Neal B. Freeman
William A. Rusher, the indomitable spirit of the American Right, died on Saturday morning. It was most unlike him. From the early days in the shabby offices of National Review through the glittering days at the Reagan White House, Bill Rusher was the most impassioned and forceful presence in the modern conservative movement.
A few recollections:
I met him when Bill and Pat Buckley invited me to dinner at their old townhouse on 69th Street, just across the street from an aromatic Chinese restaurant. A graduate of Princeton and Harvard Law School, Rusher had been a litigator with a top Wall Street firm and later, as a professional Communist-hunter, served as counsel to the Senate’s famous (or infamous) Internal Security Subcommittee. He was prodigiously well-informed and sharply articulate — a man of hard commitments. My first impression of him was that, if you happened to be a Communist, you would be well advised not to let your scent find its way to his nostrils.
When I got to NR in the early Sixties, Willi Schlamm had been expelled, Whittaker Chambers had died, and Russell Kirk’s voice had become disembodied. The force fields were Buckley and Rusher, Burnham and Meyer, Bozell and Rickenbacker. The editorial meetings were occasions of high intensity. At that early stage, there was no operating manual for the conservative movement. (Admit it. The first time you heard the outlines of the fusionist approach, you thought it was preposterous, right?) We were making it up as we went along, issue by issue. At one pole was James Burnham, the “first neoconservative,” a former Trotskyist, brilliant and intellectually playful. At the other was the voice of the emerging conservative orthodoxy, Bill Rusher, the grandson of a West Virginia socialist. These discussions, carefully moderated by Buckley, sometimes turned into debates and, somewhat less frequently, into ideological brawls. The moment that burns in memory occurred in the spring of 1964. Burnham had spun out an elaborate notion that, with Goldwater falling in the polls, NR, for exotic tactical reasons, should transfer its support to Nelson Rockefeller if he managed to beat Goldwater in the upcoming California primary. Burnham’s bizarre pitch — NR wasn’t just covering the Goldwater campaign; it was the Goldwater campaign — had its usual mesmerizing effect on Buckley, who seemed to be leaning toward Burnham’s position. The meeting did not end well. Rusher stormed back to his office to draft his letter of resignation. (Rickenbacker and I, and perhaps others, did so as well.) In the event, Goldwater won the primary and the letters were dropped in the round file. A loss to history, I suspect. Rusher’s letter, written in magnificent fury, would have singed eyebrows for miles around. Day in, day out, for 31 and a half years as publisher of NR, Bill Rusher was indispensable in hammering out what became the basic doctrine of conservative politics.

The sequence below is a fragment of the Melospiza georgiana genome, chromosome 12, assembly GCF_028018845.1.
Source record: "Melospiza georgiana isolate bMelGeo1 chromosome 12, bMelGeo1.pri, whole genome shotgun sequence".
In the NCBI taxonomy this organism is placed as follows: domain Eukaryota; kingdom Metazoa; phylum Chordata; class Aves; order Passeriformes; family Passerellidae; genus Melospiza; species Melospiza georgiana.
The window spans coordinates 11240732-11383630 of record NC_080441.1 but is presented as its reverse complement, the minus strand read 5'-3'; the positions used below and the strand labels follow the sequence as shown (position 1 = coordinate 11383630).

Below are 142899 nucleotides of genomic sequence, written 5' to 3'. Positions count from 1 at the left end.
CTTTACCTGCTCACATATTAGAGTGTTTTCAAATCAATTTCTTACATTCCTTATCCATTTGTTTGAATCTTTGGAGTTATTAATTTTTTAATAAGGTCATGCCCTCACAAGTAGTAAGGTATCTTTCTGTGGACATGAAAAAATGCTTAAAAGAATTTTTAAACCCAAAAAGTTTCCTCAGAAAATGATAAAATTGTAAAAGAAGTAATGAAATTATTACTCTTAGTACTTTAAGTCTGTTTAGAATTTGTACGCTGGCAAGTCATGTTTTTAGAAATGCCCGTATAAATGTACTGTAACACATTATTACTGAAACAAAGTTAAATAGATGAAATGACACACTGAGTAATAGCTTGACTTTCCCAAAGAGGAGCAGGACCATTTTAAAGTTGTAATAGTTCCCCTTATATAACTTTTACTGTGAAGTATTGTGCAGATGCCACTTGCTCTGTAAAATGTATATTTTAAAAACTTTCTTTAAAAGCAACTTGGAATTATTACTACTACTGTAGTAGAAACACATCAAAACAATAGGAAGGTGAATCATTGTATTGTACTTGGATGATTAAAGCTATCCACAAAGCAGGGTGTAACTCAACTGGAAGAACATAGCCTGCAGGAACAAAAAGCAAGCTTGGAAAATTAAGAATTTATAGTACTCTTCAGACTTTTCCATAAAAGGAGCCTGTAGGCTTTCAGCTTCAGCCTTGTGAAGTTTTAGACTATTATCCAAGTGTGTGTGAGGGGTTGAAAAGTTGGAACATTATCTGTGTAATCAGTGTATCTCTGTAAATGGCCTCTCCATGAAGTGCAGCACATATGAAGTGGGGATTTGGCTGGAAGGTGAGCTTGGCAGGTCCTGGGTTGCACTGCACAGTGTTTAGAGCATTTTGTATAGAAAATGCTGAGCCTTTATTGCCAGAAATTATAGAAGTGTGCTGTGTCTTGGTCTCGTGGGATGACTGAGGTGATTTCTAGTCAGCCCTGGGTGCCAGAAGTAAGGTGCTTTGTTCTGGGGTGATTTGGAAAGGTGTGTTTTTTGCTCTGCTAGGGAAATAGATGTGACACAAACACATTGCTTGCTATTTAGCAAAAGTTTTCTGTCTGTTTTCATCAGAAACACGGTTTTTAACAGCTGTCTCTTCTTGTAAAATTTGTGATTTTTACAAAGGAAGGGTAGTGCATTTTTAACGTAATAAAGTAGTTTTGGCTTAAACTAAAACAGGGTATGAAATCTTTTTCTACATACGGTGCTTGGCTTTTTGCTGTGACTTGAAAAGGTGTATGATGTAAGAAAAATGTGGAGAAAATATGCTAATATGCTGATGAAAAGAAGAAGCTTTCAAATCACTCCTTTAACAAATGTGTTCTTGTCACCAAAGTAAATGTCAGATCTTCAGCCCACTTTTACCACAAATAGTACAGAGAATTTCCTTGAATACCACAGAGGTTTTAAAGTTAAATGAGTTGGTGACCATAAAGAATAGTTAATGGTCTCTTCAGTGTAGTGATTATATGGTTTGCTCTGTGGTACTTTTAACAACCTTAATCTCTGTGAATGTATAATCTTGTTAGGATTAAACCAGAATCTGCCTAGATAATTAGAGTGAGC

Bill Rusher was the first conservative talk-radio star — not as a host, but as a guest. After a full day at the office and a fine meal — always a fine meal — Rusher would appear as the conservative token on late-night radio in New York City. Programs hosted by Long John Nebel and Barry Gray were regular stops: a liberal host and two or three liberal guests made the odds “just about right” for the scrappy, self-confident Rusher. Token, indeed. Well-prepared and bulldog-tenacious, he won a legion of new fans for his dog-bites-man politics. I later got him a gig on a PBS debate show called The Advocates,
where each week he faced down a liberal opponent, a liberal audience, and, in the moderator’s chair, an even-handed fellow by the name of Michael Dukakis. The debates were judged by viewers voting by postcard. Rusher became PBS’s worst nightmare. He won week after week.
Bill Rusher was a tireless recruiter and mentor for his cause and country. Thousands of us got letters of encouragement, hundreds a reference or an opened door, a few of us, the charmed inner circle, got the Rusher World Tour. No, not Paris and Rome. Taipei, Jo-burg, and other islands stretched out along the anti-Commie archipelago. How large did Bill Rusher bulk in these beleaguered capitals of political disfavor? True story: In the early Seventies, I was in Tokyo on business and received an invitation to join Rusher for an official visit to Taiwan. I arrived early in the morning, rushed through a series of events, and then repaired to a government office for a briefing on the following day’s schedule. The evening news was playing a series of clips on a television monitor — me at the airport, me disembarking from a limo, me at the Foreign Office, me at a reception at Madame Chiang’s Grand Hotel. I became transfixed. This was not the sort of coverage that would have attended my arrival in, say, Cincinnati. I asked my government handler what the gist of the story was. He paused, pondered, and then said with a sweep of his hand, “Friend of Rusher arrives in Taipei.”— Neal B. Freeman has established the William A. Rusher ’44 Debate Prize at Princeton University.